"What we didn't know," Relyea said, "was the impact of that level of salt on the plants and animals of the lake." Also unknown was how much salt was flowing into the lake from its tributaries, what could be done to reduce it and whether there were safer alternatives.
Since salt runoff tends to increase during and immediately after storms, researchers wanted to create a network of sensors that could not only measure the salinity of the lake and its tributaries, but also predict, react to and adjust to changing weather and lake conditions.
Harry Kolar is the Jefferson Project's associate director, an IBM Fellow and a physicist focused on environmental science based at IBM Research's headquarters in Yorktown Heights, N.Y. As Kolar explained, because they wanted multi-sensor platforms that were "smarter" and more sophisticated than what was commercially available, scientists and engineers at IBM and RPI designed and built them themselves.
"The sensor platform is very intelligent. It knows what's going on," Kolar said. Constantly communicating with one another, the platforms comprise a highly accurate network of weather stations. If an intense storm is approaching, for example, "We can give you a weather prediction within 333 meters of wherever you want to be in the entire watershed ... every 10 minutes for the next 36 hours," Kolar noted.
Responding to such stimuli, one platform can tell another to increase its salt-sampling regimen from taking measurements once every 15 minutes to once per minute.
The network allows the researchers to test the accuracy of their computer models, to which it is linked using artificial-intelligence technology. Based on what the sensors observe, they can determine the accuracy of models' predictions.
But even these high-tech tools provide only part of the picture. Researchers also wanted to know whether alternative forms of road salt, such as magnesium chloride or calcium chloride, would be safer for the lake's plants and animals.
- Courtesy Of Mary Martialay
- Outdoor tanks functioning as lake simulators
"The answer was, no one knew," Relyea said. That's where the Jefferson Project's laboratories came in. Researchers on RPI's Troy campus set up hundreds of large outdoor tanks to create "mesocosms," or lake simulators, to study and compare the effects of different road salts on aquatic species. (The tanks are also used to study the effects of invasive species and of excess nutrients from septic systems and wastewater treatment plants.)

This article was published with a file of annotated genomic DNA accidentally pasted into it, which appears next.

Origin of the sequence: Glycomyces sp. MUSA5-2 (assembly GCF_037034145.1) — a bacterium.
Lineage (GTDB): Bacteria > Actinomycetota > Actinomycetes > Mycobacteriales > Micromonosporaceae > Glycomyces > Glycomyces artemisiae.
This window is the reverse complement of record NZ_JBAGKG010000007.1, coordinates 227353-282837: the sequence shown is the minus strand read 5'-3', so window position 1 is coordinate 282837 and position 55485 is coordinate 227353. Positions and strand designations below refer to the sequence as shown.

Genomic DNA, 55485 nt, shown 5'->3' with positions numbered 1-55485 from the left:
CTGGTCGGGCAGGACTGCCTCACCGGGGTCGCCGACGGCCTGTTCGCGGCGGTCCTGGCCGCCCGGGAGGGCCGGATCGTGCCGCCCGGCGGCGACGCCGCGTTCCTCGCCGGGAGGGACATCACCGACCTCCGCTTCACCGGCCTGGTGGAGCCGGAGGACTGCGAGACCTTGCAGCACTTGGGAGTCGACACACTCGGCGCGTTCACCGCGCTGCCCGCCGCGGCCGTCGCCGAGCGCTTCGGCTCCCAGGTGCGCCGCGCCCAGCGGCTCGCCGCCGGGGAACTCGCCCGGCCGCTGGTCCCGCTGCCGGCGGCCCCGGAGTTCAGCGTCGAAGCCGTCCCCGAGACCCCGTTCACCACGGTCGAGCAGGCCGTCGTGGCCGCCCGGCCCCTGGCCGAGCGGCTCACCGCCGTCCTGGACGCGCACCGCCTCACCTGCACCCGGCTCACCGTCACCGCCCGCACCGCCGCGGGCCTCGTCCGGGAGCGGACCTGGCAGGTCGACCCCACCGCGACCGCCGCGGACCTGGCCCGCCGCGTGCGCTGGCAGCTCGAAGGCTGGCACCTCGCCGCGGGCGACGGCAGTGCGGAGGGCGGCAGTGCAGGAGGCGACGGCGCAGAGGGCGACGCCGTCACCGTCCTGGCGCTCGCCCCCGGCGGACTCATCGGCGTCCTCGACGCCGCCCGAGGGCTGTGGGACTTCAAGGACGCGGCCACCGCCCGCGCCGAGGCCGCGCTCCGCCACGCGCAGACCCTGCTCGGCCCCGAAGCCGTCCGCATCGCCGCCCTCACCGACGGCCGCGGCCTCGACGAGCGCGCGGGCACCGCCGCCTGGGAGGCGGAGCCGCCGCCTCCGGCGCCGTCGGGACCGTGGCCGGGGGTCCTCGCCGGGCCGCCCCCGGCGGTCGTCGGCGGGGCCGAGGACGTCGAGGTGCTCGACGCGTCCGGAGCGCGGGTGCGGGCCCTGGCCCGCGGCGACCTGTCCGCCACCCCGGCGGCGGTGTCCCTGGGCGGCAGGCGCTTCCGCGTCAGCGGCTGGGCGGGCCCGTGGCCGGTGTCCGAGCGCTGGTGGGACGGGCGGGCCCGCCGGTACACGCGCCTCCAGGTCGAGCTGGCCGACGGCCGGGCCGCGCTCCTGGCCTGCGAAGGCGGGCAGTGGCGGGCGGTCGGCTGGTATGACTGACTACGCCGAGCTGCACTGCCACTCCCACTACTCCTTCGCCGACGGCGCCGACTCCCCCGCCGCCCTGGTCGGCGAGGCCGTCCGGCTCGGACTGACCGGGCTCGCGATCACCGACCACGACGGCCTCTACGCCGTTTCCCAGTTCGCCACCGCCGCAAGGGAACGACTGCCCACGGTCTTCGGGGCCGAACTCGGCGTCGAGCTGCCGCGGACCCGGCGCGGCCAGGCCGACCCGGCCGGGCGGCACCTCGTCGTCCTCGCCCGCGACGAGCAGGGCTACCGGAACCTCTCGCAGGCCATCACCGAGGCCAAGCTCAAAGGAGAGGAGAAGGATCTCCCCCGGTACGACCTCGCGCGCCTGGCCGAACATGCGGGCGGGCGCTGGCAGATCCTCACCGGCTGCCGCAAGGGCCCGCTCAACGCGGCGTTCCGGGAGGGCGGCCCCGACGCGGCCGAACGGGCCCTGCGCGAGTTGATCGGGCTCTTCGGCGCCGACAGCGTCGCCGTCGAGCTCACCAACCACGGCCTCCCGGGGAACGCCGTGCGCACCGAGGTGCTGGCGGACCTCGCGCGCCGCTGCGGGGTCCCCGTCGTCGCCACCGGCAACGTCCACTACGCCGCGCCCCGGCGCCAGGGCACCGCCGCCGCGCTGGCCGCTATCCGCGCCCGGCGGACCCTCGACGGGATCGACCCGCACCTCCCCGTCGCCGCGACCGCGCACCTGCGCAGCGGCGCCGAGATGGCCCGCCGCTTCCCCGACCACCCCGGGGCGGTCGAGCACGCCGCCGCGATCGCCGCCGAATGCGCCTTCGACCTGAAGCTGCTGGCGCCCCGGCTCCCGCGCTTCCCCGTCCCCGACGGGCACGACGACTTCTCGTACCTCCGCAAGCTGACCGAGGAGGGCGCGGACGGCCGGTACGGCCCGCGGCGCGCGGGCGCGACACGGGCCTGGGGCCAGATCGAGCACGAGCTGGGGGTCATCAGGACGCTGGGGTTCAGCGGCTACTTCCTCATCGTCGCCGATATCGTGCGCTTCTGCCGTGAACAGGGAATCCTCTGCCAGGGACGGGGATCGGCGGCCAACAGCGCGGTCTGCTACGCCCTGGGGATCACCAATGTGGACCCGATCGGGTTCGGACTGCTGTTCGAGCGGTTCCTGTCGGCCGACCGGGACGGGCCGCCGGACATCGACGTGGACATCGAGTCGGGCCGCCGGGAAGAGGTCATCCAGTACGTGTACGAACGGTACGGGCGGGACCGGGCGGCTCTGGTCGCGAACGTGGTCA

Eventually, Relyea said, researchers concluded that road-salt alternatives were actually more harmful to the environment than traditional sodium chloride rock salt. These findings are now guiding the policies of townships surrounding Lake George in reducing their application of road salt and finding new ways to control snow and ice.
Kolar noted that the Jefferson Project is working with municipalities to put instrumentation on GPS-tagged salt trucks. The aim is to learn precisely when, where and how much salt they apply to roads — and then measure where it goes.
Those findings are crucial because, as the Jefferson Project discovered, Lake George's tributaries can carry as much as 100 times the salt that naturally occurs in the environment. Such data can be used to strategically reduce road-salt application, saving municipalities money without affecting road conditions.
"It's a clear win-win," Relyea said. "You make it better for the lake ... and you don't do it at the cost of more dangerous roads."
This confluence of state-of-the-art sensor technology, big-data analytics and laboratory research is also being used to tackle other complex threats to Lake George, Relyea noted. These include invasive species — Lake George already has the most rigorous mandatory boat inspection and decontamination program in the state — and excess nutrient loads from septic tanks, aging wastewater treatment plants, lawn fertilizers, and agriculture.
Harmful algal blooms, such as the blue-green algae that has hit Lake Champlain and other lakes in the region, haven't yet affected Lake George. That status allows it to serve as the "control lake" in a $65 million initiative, launched last year by New York Governor Andrew Cuomo, to combat such blooms on 12 regional lakes. It's but one example of how the Jefferson Project is extending its influence beyond its own watershed.
"From day one, the plan has always been to demonstrate that we can do this on Lake George and take everything we've learned and bring it to other lakes around the region and around the world," Siy said. "That's the power of what we're doing. We believe we now have a model for what it takes to protect a threatened water body and watershed."
As for those boaters who now motor past the floating sensor platforms without taking notice, one day they may be able to access the Jefferson Project's vast data stream and know, with pinpoint accuracy, when it's going to rain on the island where they're camping, which fish live in the area and how the water temperature is for swimming.
Now that's one smart lake.Clarification, July 26, 2017: This story has been updated to fully identify Harry Kolar's title and credentials at IBM, as well as to clarify the description of the multi-sensor platforms used in the Jefferson Project.